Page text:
May 31, 2012
CloudU Notebooks is a weekly blog series that explores topics from the CloudU certificate program in bite sized chunks, written by me, Ben Kepes, curator of CloudU. How-tos, interviews with industry giants and the occasional opinion piece are what you can expect to find. If that’s your cup of tea, you can subscribe here.
Every time someone tells me that cloud computing is all about cost savings, I want to go somewhere dark to jump up and down and clench my fists. Yes, I know we all have stories of horrific IT costs spinning out of control and failed IT projects and yes, often times cloud is a panacea for these problems. But cloud’s benefits don’t come from cost savings per se, rather they come from the agility and focus that cloud introduces, and these factors often allow cost savings to occur.
I was interested to read recently a survey that was commissioned by the Cloud Alliance for Google Apps – a consortium of vendors that undeniably have a vested interest in singing the praises of cloud in general and Google in particular. But beyond the marketing spin aspects of the survey – there’s some interesting stuff in there.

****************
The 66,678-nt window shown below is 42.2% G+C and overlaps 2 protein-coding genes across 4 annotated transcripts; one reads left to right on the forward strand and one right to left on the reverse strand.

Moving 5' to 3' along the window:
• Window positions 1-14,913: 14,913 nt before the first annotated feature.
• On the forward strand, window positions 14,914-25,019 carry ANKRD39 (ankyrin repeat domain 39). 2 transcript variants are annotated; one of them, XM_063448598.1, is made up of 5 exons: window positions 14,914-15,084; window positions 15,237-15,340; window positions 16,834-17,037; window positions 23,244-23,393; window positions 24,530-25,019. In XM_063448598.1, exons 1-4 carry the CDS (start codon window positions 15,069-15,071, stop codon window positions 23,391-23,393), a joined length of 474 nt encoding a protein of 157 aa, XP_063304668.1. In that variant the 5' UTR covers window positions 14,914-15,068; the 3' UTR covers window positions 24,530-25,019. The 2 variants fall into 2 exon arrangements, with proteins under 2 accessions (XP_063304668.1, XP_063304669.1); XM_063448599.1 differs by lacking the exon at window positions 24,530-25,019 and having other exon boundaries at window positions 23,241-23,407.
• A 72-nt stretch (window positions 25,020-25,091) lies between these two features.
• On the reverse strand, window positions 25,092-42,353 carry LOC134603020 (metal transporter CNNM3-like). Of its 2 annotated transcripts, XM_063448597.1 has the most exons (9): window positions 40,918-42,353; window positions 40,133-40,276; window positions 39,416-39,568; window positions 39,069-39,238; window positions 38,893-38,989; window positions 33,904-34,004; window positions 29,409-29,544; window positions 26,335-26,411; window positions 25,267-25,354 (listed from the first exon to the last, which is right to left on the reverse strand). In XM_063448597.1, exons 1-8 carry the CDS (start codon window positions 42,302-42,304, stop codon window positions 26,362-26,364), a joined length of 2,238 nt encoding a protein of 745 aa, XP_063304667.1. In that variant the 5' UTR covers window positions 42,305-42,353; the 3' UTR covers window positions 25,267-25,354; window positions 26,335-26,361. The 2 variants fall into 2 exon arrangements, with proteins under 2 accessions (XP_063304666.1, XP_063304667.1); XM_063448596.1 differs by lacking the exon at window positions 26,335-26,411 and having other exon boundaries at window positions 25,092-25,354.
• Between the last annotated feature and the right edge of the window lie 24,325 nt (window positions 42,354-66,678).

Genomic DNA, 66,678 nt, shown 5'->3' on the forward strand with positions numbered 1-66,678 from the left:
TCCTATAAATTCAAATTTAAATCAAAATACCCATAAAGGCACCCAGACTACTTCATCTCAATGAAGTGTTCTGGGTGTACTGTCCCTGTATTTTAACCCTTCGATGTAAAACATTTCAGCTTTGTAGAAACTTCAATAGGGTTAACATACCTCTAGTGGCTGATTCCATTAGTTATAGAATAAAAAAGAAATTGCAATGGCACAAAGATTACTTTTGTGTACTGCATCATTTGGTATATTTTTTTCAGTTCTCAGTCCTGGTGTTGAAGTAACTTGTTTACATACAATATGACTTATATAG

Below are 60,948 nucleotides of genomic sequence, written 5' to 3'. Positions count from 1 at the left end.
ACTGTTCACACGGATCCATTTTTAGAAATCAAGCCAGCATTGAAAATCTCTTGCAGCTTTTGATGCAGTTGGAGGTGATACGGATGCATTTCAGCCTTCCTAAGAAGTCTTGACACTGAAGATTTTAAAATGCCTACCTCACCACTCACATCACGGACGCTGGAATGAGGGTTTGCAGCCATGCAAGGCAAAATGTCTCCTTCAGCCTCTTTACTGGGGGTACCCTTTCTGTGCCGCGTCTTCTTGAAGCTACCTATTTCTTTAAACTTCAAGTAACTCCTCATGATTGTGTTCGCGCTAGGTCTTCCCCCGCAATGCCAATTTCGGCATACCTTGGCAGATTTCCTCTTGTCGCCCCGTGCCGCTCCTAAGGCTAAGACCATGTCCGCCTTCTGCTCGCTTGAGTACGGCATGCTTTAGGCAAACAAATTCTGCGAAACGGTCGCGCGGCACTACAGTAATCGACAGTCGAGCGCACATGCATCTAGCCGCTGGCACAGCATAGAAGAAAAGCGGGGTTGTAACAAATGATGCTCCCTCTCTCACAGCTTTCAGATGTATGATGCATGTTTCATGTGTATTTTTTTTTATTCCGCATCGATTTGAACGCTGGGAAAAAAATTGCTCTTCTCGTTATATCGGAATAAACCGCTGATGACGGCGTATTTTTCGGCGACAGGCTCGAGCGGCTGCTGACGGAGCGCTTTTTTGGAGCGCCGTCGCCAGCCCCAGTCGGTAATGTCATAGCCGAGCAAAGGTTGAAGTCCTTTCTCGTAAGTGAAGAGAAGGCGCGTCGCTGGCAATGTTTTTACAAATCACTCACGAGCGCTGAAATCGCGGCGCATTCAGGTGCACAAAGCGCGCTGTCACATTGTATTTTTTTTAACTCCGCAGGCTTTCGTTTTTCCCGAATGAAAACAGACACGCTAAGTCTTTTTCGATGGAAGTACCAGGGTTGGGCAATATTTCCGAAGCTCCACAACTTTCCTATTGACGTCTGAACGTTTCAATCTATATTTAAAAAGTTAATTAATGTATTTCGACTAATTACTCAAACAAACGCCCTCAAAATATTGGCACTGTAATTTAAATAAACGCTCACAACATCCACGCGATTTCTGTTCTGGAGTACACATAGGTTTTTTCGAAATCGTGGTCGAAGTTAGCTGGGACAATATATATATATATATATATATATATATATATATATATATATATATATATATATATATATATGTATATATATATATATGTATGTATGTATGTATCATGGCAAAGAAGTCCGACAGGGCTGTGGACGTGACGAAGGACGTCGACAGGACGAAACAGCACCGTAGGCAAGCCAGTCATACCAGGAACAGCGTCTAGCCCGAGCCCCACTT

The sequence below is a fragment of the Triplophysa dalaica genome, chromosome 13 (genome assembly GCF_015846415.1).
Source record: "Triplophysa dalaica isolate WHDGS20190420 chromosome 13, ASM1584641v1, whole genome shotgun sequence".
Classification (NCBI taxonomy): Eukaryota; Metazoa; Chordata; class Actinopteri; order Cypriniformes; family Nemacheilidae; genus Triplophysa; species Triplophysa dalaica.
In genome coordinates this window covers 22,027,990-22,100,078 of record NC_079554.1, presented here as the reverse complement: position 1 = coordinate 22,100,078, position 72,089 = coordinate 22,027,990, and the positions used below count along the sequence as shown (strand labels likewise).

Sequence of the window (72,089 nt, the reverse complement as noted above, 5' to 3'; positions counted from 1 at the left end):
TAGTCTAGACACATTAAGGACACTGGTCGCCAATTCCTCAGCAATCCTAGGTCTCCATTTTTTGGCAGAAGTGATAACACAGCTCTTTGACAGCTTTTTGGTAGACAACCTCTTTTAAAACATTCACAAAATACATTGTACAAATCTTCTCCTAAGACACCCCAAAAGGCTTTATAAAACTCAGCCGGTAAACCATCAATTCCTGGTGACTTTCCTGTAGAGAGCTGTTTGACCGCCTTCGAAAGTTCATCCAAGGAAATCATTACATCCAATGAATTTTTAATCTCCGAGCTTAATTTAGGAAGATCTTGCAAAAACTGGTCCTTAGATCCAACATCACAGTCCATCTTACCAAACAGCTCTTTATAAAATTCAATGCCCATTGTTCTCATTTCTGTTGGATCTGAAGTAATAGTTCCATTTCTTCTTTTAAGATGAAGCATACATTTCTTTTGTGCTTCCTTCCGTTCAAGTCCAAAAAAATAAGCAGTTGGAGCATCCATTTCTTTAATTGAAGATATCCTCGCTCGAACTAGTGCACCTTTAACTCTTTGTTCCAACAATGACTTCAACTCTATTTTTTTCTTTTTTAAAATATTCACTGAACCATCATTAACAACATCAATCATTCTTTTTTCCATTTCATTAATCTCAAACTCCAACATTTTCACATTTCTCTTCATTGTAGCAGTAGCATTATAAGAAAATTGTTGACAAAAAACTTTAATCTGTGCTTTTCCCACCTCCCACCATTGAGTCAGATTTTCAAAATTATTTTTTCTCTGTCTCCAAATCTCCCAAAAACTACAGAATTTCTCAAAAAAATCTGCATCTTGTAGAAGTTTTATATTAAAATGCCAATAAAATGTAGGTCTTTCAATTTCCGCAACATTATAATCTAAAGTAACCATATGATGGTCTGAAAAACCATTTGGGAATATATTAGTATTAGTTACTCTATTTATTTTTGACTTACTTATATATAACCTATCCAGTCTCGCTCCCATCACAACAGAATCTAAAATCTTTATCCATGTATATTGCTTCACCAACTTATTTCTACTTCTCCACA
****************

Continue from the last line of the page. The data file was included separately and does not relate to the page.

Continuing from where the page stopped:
The survey was taken across a range of small and mid-sized businesses and found that (music to my ears!) cost was not in fact the most important factor in deciding to adopt the cloud. Price was certainly a consideration, but respondents reported that the ability to collaborate effectively was a stronger driver than the cost issues.
So – what was key for the respondents? Data security and end-user privacy were paramount. One-quarter of survey respondents in organizations with more than 200 workers listed security and privacy as their primary concerns. These issues were followed by system availability, reliability and service level agreements, which were cited by 17.5 percent of respondents. Third on the list was interoperability with existing software, as mentioned by 15 percent of responding IT professionals.
It speaks legions about some of the big opportunities in the cloud – integration, management tools and robust security are all areas that are key cloud benefits and hence key areas of potential development and opportunity.
I keep harping on about these areas of agility, focus, democratization and the like. It’s not because I don’t have anything else to say, but rather because these are the areas that will really drive opportunities with mom and pop businesses – the very organizations that can most benefit from the cloud. These sorts of messages ram the point home and I’ll continue to keep pointing out findings that reiterate these important points.